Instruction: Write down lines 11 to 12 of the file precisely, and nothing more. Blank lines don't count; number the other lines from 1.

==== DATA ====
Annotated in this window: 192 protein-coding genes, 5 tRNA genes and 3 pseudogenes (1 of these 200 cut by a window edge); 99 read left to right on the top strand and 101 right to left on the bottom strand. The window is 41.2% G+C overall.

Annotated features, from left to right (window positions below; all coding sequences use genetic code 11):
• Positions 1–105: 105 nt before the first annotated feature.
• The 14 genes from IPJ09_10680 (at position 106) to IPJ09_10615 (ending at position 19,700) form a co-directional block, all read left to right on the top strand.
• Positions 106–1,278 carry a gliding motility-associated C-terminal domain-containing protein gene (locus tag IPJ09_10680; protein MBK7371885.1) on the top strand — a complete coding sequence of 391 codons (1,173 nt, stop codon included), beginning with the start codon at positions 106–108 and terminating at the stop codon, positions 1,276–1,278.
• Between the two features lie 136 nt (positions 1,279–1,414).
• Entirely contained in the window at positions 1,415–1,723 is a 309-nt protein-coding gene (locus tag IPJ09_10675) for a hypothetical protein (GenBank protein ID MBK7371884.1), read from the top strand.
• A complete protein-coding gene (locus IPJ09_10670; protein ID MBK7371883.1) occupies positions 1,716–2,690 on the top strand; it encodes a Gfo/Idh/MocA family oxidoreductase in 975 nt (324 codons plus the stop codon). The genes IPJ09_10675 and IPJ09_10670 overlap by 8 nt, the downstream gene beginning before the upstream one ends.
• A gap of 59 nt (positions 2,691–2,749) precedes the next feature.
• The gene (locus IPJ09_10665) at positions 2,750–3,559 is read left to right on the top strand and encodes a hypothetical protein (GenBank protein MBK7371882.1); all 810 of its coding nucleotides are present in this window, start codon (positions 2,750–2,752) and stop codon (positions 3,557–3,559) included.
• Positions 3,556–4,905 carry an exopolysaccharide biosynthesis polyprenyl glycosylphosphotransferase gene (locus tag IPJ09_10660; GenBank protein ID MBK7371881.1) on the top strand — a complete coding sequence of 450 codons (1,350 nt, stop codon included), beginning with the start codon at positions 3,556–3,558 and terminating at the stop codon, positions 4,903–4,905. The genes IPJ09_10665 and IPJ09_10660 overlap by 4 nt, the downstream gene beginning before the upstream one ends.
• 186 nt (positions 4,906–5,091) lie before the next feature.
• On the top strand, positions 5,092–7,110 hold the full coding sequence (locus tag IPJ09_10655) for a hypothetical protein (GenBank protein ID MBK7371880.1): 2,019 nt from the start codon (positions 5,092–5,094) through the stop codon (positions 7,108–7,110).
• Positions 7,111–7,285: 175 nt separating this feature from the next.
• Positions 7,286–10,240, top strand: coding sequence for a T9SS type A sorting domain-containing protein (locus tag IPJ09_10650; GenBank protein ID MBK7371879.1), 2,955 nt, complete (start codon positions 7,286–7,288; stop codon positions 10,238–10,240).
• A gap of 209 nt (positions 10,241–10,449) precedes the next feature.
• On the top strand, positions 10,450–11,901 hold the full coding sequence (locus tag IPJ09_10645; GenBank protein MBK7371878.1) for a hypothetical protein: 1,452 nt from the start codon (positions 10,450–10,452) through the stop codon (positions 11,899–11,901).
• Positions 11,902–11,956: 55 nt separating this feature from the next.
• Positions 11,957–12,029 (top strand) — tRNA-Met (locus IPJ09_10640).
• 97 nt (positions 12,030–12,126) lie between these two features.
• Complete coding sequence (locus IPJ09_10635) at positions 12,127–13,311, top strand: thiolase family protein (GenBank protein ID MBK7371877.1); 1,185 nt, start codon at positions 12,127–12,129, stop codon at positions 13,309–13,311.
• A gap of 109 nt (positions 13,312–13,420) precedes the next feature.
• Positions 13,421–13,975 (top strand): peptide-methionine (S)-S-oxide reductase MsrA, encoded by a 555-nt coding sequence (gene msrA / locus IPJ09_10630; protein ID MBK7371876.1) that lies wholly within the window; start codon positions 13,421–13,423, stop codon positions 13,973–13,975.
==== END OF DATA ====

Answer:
• Positions 3,556–4,905 carry an exopolysaccharide biosynthesis polyprenyl glycosylphosphotransferase gene (locus tag IPJ09_10660; GenBank protein ID MBK7371881.1) on the top strand — a complete coding sequence of 450 codons (1,350 nt, stop codon included), beginning with the start codon at positions 3,556–3,558 and terminating at the stop codon, positions 4,903–4,905. The genes IPJ09_10665 and IPJ09_10660 overlap by 4 nt, the downstream gene beginning before the upstream one ends.
• 186 nt (positions 4,906–5,091) lie before the next feature.